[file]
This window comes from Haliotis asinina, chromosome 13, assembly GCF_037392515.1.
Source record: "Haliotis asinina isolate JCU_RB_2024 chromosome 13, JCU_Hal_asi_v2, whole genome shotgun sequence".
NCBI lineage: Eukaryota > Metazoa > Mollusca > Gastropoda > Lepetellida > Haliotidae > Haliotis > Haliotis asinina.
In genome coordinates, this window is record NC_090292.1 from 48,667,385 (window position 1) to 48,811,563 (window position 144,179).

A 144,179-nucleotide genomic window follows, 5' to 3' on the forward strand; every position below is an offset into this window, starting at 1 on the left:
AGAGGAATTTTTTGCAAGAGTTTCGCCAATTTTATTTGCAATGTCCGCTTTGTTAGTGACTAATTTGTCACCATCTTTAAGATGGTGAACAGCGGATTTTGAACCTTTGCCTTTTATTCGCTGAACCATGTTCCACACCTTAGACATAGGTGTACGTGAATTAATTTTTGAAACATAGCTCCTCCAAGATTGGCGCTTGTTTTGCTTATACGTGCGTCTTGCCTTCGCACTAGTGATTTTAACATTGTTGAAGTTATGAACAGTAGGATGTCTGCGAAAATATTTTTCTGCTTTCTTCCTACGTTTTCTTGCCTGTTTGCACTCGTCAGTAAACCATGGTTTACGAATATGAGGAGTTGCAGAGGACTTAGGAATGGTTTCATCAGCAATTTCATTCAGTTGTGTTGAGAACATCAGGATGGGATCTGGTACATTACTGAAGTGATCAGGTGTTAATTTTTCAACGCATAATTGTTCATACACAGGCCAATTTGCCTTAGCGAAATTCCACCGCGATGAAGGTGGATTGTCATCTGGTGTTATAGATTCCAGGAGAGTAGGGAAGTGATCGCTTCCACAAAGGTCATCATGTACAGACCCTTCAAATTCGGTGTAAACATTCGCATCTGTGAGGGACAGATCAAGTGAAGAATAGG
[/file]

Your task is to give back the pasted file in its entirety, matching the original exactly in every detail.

This window comes from Haliotis asinina, chromosome 13, assembly GCF_037392515.1.
Source record: "Haliotis asinina isolate JCU_RB_2024 chromosome 13, JCU_Hal_asi_v2, whole genome shotgun sequence".
NCBI lineage: Eukaryota > Metazoa > Mollusca > Gastropoda > Lepetellida > Haliotidae > Haliotis > Haliotis asinina.
In genome coordinates, this window is record NC_090292.1 from 48,667,385 (window position 1) to 48,811,563 (window position 144,179).

A 144,179-nucleotide genomic window follows, 5' to 3' on the forward strand; every position below is an offset into this window, starting at 1 on the left:
AGAGGAATTTTTTGCAAGAGTTTCGCCAATTTTATTTGCAATGTCCGCTTTGTTAGTGACTAATTTGTCACCATCTTTAAGATGGTGAACAGCGGATTTTGAACCTTTGCCTTTTATTCGCTGAACCATGTTCCACACCTTAGACATAGGTGTACGTGAATTAATTTTTGAAACATAGCTCCTCCAAGATTGGCGCTTGTTTTGCTTATACGTGCGTCTTGCCTTCGCACTAGTGATTTTAACATTGTTGAAGTTATGAACAGTAGGATGTCTGCGAAAATATTTTTCTGCTTTCTTCCTACGTTTTCTTGCCTGTTTGCACTCGTCAGTAAACCATGGTTTACGAATATGAGGAGTTGCAGAGGACTTAGGAATGGTTTCATCAGCAATTTCATTCAGTTGTGTTGAGAACATCAGGATGGGATCTGGTACATTACTGAAGTGATCAGGTGTTAATTTTTCAACGCATAATTGTTCATACACAGGCCAATTTGCCTTAGCGAAATTCCACCGCGATGAAGGTGGATTGTCATCTGGTGTTATAGATTCCAGGAGAGTAGGGAAGTGATCGCTTCCACAAAGGTCATCATGTACAGACCCTTCAAATTCGGTGTAAACATTCGCATCTGTGAGGGACAGATCAAGTGAAGAATAGG